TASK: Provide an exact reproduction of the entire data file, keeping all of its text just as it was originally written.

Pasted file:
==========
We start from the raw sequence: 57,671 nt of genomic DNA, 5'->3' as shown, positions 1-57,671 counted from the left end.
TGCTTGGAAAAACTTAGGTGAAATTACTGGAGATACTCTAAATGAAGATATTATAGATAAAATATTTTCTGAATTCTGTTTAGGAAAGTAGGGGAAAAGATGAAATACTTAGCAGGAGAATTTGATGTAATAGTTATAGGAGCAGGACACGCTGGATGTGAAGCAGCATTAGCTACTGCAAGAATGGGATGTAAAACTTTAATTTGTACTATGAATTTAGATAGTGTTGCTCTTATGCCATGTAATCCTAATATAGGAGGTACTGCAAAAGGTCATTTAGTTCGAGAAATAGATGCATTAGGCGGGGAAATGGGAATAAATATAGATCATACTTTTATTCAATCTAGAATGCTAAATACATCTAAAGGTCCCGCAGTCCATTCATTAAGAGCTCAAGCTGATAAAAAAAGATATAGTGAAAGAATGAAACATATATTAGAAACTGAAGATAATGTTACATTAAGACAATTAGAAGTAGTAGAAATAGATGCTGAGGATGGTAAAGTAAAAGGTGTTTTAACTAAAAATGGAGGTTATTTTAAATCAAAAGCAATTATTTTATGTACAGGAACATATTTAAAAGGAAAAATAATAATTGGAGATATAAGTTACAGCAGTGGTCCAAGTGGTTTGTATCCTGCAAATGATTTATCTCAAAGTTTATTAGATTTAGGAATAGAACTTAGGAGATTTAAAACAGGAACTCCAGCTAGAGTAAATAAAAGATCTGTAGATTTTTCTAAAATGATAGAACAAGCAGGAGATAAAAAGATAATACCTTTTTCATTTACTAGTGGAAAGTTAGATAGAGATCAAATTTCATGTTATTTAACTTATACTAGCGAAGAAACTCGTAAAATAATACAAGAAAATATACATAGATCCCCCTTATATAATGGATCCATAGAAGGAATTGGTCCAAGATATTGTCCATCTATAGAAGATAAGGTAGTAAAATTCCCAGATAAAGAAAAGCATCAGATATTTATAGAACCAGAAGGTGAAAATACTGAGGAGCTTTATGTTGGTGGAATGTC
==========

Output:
We start from the raw sequence: 57,671 nt of genomic DNA, 5'->3' as shown, positions 1-57,671 counted from the left end.
TGCTTGGAAAAACTTAGGTGAAATTACTGGAGATACTCTAAATGAAGATATTATAGATAAAATATTTTCTGAATTCTGTTTAGGAAAGTAGGGGAAAAGATGAAATACTTAGCAGGAGAATTTGATGTAATAGTTATAGGAGCAGGACACGCTGGATGTGAAGCAGCATTAGCTACTGCAAGAATGGGATGTAAAACTTTAATTTGTACTATGAATTTAGATAGTGTTGCTCTTATGCCATGTAATCCTAATATAGGAGGTACTGCAAAAGGTCATTTAGTTCGAGAAATAGATGCATTAGGCGGGGAAATGGGAATAAATATAGATCATACTTTTATTCAATCTAGAATGCTAAATACATCTAAAGGTCCCGCAGTCCATTCATTAAGAGCTCAAGCTGATAAAAAAAGATATAGTGAAAGAATGAAACATATATTAGAAACTGAAGATAATGTTACATTAAGACAATTAGAAGTAGTAGAAATAGATGCTGAGGATGGTAAAGTAAAAGGTGTTTTAACTAAAAATGGAGGTTATTTTAAATCAAAAGCAATTATTTTATGTACAGGAACATATTTAAAAGGAAAAATAATAATTGGAGATATAAGTTACAGCAGTGGTCCAAGTGGTTTGTATCCTGCAAATGATTTATCTCAAAGTTTATTAGATTTAGGAATAGAACTTAGGAGATTTAAAACAGGAACTCCAGCTAGAGTAAATAAAAGATCTGTAGATTTTTCTAAAATGATAGAACAAGCAGGAGATAAAAAGATAATACCTTTTTCATTTACTAGTGGAAAGTTAGATAGAGATCAAATTTCATGTTATTTAACTTATACTAGCGAAGAAACTCGTAAAATAATACAAGAAAATATACATAGATCCCCCTTATATAATGGATCCATAGAAGGAATTGGTCCAAGATATTGTCCATCTATAGAAGATAAGGTAGTAAAATTCCCAGATAAAGAAAAGCATCAGATATTTATAGAACCAGAAGGTGAAAATACTGAGGAGCTTTATGTTGGTGGAATGTC